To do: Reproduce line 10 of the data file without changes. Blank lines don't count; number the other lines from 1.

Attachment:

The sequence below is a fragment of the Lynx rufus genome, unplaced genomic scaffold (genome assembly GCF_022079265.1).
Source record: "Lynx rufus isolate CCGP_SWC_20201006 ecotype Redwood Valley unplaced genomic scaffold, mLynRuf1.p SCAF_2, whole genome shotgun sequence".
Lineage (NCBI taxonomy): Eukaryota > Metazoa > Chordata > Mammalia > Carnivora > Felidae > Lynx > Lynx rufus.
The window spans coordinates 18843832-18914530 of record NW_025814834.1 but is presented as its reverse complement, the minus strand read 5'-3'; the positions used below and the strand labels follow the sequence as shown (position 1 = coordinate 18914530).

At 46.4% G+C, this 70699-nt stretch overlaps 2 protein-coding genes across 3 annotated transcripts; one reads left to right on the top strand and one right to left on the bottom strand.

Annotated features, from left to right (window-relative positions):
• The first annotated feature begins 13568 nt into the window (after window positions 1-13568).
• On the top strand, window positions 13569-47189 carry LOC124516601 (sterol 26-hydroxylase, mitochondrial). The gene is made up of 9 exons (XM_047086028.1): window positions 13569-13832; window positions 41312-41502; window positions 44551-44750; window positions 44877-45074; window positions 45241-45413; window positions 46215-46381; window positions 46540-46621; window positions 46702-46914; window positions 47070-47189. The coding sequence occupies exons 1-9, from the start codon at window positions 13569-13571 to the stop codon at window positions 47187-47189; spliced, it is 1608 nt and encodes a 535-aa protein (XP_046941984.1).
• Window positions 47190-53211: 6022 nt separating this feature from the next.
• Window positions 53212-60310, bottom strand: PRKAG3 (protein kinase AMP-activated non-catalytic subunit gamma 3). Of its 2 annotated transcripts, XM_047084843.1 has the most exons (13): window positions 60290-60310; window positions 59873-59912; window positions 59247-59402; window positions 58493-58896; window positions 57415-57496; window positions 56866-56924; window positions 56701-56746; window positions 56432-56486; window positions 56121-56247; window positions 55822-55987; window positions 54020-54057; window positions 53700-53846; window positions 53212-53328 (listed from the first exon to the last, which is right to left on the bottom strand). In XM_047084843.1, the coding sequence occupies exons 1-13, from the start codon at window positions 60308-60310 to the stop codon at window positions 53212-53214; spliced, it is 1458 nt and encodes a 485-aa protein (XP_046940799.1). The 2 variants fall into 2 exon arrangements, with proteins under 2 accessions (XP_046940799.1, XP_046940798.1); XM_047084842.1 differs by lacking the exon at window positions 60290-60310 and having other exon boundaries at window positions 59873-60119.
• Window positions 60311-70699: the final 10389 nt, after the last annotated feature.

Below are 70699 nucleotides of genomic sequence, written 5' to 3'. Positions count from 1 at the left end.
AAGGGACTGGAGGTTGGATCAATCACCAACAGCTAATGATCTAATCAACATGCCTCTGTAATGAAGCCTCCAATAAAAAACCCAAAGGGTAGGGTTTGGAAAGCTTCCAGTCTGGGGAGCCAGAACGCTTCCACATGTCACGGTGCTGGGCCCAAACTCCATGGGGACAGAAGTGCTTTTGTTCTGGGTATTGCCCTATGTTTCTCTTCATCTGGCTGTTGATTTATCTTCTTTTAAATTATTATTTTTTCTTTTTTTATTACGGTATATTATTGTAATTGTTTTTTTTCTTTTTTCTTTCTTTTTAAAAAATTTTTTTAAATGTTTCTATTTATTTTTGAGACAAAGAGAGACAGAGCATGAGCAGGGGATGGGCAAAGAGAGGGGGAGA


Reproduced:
• Window positions 53212-60310, bottom strand: PRKAG3 (protein kinase AMP-activated non-catalytic subunit gamma 3). Of its 2 annotated transcripts, XM_047084843.1 has the most exons (13): window positions 60290-60310; window positions 59873-59912; window positions 59247-59402; window positions 58493-58896; window positions 57415-57496; window positions 56866-56924; window positions 56701-56746; window positions 56432-56486; window positions 56121-56247; window positions 55822-55987; window positions 54020-54057; window positions 53700-53846; window positions 53212-53328 (listed from the first exon to the last, which is right to left on the bottom strand). In XM_047084843.1, the coding sequence occupies exons 1-13, from the start codon at window positions 60308-60310 to the stop codon at window positions 53212-53214; spliced, it is 1458 nt and encodes a 485-aa protein (XP_046940799.1). The 2 variants fall into 2 exon arrangements, with proteins under 2 accessions (XP_046940799.1, XP_046940798.1); XM_047084842.1 differs by lacking the exon at window positions 60290-60310 and having other exon boundaries at window positions 59873-60119.